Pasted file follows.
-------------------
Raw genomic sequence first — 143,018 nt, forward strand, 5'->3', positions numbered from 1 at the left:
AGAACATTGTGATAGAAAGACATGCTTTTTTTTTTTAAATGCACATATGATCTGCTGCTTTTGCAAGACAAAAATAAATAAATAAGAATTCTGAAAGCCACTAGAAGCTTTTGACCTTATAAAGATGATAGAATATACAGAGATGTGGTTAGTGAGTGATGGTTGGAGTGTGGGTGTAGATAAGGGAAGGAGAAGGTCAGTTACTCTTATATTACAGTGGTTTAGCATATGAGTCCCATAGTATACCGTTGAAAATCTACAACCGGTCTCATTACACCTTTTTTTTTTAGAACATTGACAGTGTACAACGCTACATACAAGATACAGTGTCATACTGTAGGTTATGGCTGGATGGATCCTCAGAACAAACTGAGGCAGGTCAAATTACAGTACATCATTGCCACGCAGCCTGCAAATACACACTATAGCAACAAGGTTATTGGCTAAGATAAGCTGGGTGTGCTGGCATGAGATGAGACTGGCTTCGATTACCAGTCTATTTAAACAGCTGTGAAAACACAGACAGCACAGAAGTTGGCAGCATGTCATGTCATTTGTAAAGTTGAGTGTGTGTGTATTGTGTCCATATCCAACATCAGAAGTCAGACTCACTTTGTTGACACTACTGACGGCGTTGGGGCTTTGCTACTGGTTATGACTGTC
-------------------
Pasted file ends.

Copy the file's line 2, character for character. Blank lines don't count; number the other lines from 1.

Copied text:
AGAACATTGTGATAGAAAGACATGCTTTTTTTTTTTAAATGCACATATGATCTGCTGCTTTTGCAAGACAAAAATAAATAAATAAGAATTCTGAAAGCCACTAGAAGCTTTTGACCTTATAAAGATGATAGAATATACAGAGATGTGGTTAGTGAGTGATGGTTGGAGTGTGGGTGTAGATAAGGGAAGGAGAAGGTCAGTTACTCTTATATTACAGTGGTTTAGCATATGAGTCCCATAGTATACCGTTGAAAATCTACAACCGGTCTCATTACACCTTTTTTTTTTAGAACATTGACAGTGTACAACGCTACATACAAGATACAGTGTCATACTGTAGGTTATGGCTGGATGGATCCTCAGAACAAACTGAGGCAGGTCAAATTACAGTACATCATTGCCACGCAGCCTGCAAATACACACTATAGCAACAAGGTTATTGGCTAAGATAAGCTGGGTGTGCTGGCATGAGATGAGACTGGCTTCGATTACCAGTCTATTTAAACAGCTGTGAAAACACAGACAGCACAGAAGTTGGCAGCATGTCATGTCATTTGTAAAGTTGAGTGTGTGTGTATTGTGTCCATATCCAACATCAGAAGTCAGACTCACTTTGTTGACACTACTGACGGCGTTGGGGCTTTGCTACTGGTTATGACTGTC